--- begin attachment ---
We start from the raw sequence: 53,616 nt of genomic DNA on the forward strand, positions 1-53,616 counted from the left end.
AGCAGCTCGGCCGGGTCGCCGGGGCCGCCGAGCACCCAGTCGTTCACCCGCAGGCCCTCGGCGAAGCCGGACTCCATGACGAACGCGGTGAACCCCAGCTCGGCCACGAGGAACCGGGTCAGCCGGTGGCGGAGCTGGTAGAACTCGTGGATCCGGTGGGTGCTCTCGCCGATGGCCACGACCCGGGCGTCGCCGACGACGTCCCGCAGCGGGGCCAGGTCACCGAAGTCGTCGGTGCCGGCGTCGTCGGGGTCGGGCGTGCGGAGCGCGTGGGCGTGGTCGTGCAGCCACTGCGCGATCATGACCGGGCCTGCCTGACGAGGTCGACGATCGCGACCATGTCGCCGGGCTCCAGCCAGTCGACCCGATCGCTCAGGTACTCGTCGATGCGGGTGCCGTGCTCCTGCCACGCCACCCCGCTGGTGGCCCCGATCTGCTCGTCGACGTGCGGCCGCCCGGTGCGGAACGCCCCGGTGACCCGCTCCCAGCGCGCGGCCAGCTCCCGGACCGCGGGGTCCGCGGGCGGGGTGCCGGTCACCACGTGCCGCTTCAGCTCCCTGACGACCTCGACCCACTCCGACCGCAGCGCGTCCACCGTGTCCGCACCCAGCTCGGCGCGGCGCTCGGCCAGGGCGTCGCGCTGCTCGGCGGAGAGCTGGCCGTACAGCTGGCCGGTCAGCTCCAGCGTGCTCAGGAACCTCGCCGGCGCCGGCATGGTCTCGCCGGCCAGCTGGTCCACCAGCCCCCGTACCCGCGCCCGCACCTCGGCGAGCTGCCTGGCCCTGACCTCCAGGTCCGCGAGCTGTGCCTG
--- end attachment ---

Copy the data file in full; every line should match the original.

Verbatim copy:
We start from the raw sequence: 53,616 nt of genomic DNA on the forward strand, positions 1-53,616 counted from the left end.
AGCAGCTCGGCCGGGTCGCCGGGGCCGCCGAGCACCCAGTCGTTCACCCGCAGGCCCTCGGCGAAGCCGGACTCCATGACGAACGCGGTGAACCCCAGCTCGGCCACGAGGAACCGGGTCAGCCGGTGGCGGAGCTGGTAGAACTCGTGGATCCGGTGGGTGCTCTCGCCGATGGCCACGACCCGGGCGTCGCCGACGACGTCCCGCAGCGGGGCCAGGTCACCGAAGTCGTCGGTGCCGGCGTCGTCGGGGTCGGGCGTGCGGAGCGCGTGGGCGTGGTCGTGCAGCCACTGCGCGATCATGACCGGGCCTGCCTGACGAGGTCGACGATCGCGACCATGTCGCCGGGCTCCAGCCAGTCGACCCGATCGCTCAGGTACTCGTCGATGCGGGTGCCGTGCTCCTGCCACGCCACCCCGCTGGTGGCCCCGATCTGCTCGTCGACGTGCGGCCGCCCGGTGCGGAACGCCCCGGTGACCCGCTCCCAGCGCGCGGCCAGCTCCCGGACCGCGGGGTCCGCGGGCGGGGTGCCGGTCACCACGTGCCGCTTCAGCTCCCTGACGACCTCGACCCACTCCGACCGCAGCGCGTCCACCGTGTCCGCACCCAGCTCGGCGCGGCGCTCGGCCAGGGCGTCGCGCTGCTCGGCGGAGAGCTGGCCGTACAGCTGGCCGGTCAGCTCCAGCGTGCTCAGGAACCTCGCCGGCGCCGGCATGGTCTCGCCGGCCAGCTGGTCCACCAGCCCCCGTACCCGCGCCCGCACCTCGGCGAGCTGCCTGGCCCTGACCTCCAGGTCCGCGAGCTGTGCCTG